News 12-20-2002

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This new feature from Syllabus allows you to log on and listen to education technology experts from around the country. This week, Gerard Hanley, Senior Director of Academic Technology Support in the Office of the Chancellor at California State University and Executive Director of MERLOT, speaks with Judith Boettcher about leveraging academic cultures to sustain technology on campus. Click on to www.syllabus.com/radio/index.asp for this interview and others with established leaders and creative thinkers in higher education.

CSU Internet Admission Applications Up 50 Percent

California State University said the number of admissions applications it received via the Internet increased 47.5 percent during the 2-month fall enrollment period of October 1 through November 30, 2002. "Students are sending a loud and clear message that they prefer the convenience and flexibility of learning about CSU and applying to its campuses online," said Allison Jones, the CSU's assistant vice chancellor for student academic support. CSU worked with the Xap Corp. to design and host the admissions application, which is called CSUMentor. On November 30, the busiest day of the enrollment period, CSUMentor received 25,359 applications; more than 2,000 applications were submitted during a single hour.

For more information, visit: www.csumentor.edu

Kansas State Builds Course-Management Application

Kansas State University has launched K-State Online, a course management application that will provide its students Web-access to live and recorded lectures, multimedia presentations, homework assignments, tests, and virtual office hours. The system, which was built on the BEA WebLogic Enterprise Platform, is being used by three-quarters of the student body this semester. "We know it's seen as a valuable resource by instructors because so many of them are using it even without a mandate from the university," said . Rob Caffey, KSU’s director of information systems for the Division of Continuing Education. KSU has 340 professors now using the application for about 1,000 courses, which includes more than 100 professors who are teaching distance courses.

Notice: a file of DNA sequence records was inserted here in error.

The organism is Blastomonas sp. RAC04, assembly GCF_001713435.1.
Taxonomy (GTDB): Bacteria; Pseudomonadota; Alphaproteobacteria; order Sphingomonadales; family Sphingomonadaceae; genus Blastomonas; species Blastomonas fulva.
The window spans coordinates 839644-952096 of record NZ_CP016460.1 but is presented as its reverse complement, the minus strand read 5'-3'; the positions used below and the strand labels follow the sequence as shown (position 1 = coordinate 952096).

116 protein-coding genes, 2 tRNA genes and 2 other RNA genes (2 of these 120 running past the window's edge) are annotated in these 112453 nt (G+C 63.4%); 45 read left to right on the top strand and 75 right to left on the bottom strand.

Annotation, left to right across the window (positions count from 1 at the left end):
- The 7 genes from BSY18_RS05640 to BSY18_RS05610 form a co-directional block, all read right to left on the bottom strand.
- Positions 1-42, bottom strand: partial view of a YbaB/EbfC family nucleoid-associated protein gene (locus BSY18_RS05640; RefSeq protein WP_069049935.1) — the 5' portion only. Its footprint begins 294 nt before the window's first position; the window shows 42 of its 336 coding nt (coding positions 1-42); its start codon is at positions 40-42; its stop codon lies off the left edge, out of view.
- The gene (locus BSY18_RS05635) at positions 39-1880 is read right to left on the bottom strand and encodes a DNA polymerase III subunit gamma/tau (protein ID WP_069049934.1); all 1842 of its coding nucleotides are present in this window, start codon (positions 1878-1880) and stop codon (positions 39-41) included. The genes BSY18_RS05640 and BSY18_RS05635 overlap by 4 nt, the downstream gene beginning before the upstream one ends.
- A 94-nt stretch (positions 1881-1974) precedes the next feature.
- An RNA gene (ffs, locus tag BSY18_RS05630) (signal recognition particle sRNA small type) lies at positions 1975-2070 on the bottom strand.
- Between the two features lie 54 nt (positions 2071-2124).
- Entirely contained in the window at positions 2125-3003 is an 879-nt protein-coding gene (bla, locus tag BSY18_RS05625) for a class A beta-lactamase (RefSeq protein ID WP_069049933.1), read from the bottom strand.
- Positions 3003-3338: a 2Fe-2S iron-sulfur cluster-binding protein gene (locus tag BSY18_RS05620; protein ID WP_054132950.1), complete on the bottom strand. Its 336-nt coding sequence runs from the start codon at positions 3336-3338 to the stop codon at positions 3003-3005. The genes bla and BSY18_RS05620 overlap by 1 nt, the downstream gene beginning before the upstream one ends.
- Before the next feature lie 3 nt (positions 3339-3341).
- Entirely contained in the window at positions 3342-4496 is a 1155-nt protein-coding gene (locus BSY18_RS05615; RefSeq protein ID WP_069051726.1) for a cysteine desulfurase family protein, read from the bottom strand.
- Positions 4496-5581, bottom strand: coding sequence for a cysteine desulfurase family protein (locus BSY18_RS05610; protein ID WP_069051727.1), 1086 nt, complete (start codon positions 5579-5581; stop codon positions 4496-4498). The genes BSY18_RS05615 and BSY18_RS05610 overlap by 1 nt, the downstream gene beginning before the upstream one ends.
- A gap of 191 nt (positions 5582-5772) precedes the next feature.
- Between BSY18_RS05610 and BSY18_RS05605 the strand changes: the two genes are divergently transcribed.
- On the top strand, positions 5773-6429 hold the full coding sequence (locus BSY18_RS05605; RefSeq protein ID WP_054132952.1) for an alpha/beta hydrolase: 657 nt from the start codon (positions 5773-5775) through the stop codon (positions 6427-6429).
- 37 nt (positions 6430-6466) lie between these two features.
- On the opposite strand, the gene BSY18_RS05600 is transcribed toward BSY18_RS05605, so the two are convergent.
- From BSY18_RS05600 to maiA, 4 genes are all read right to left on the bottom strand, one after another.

For more information, visit: http://online.ksu.edu

Central Michigan U. Funded for Nanotech Research

Central Michigan University said it would use $3.5 million it will receive as part of the 2003 Defense Appropriations bill signed by President Bush in late October to fund research into nanotechnology and biotechnology. The school’s Center for Applied Research & Technology will use the funds to research into dendrimers, a tiny molecular structure that interacts with cells, letting scientists probe, manipulate, diagnose or cure them on a nanoscale. Dendrimers can also be used to manipulate and change the properties of materials, creating, for example, stronger steel, smaller wires in computer chips or water that conducts electricity more effectively. Dendrimers were invented by scientist Donald Tomalia, who holds more than 100 patents for the technology.

MIT Enrolls in Design Software Beta Program

A design seminar being offered by the Department of Aeronautics & Astronautics at MIT, is using design software to help students optimize their semester projects. The software, ISight from Engineous, was applied to a diverse set of class projects, including the design of micro-aerial vehicles, lightweight portable wing optimization, automotive vehicle platform optimization, a multidisciplinary framework for stakeholder decision-making, and wind turbine optimization. Based on the feedback from MIT, the company said it would launch an academic beta program. Program participants, like Georgia Tech and MIT, will ensure the functionality meets the needs of students and faculty. The full version of iSight Academic is targeted to launch in mid 2003.

Deals, Awards, Contracts in Higher Education

DESIGN TECH—The University of the Arts in Philadelphia signed a deal with graphics and design software company Corel Inc. to integrate Corel applications into the school’s curriculum. Corel Painter 7 , Bryce 5, KnockOut 2 and KPT effects will be deployed on the university's 600 computer systems. The value of the tools is estimated at more than $132,000. Harris Fogel, chairman of the Media Arts Department at the university, called the deal "a major coup," that enhances the "creative potential" of the school.

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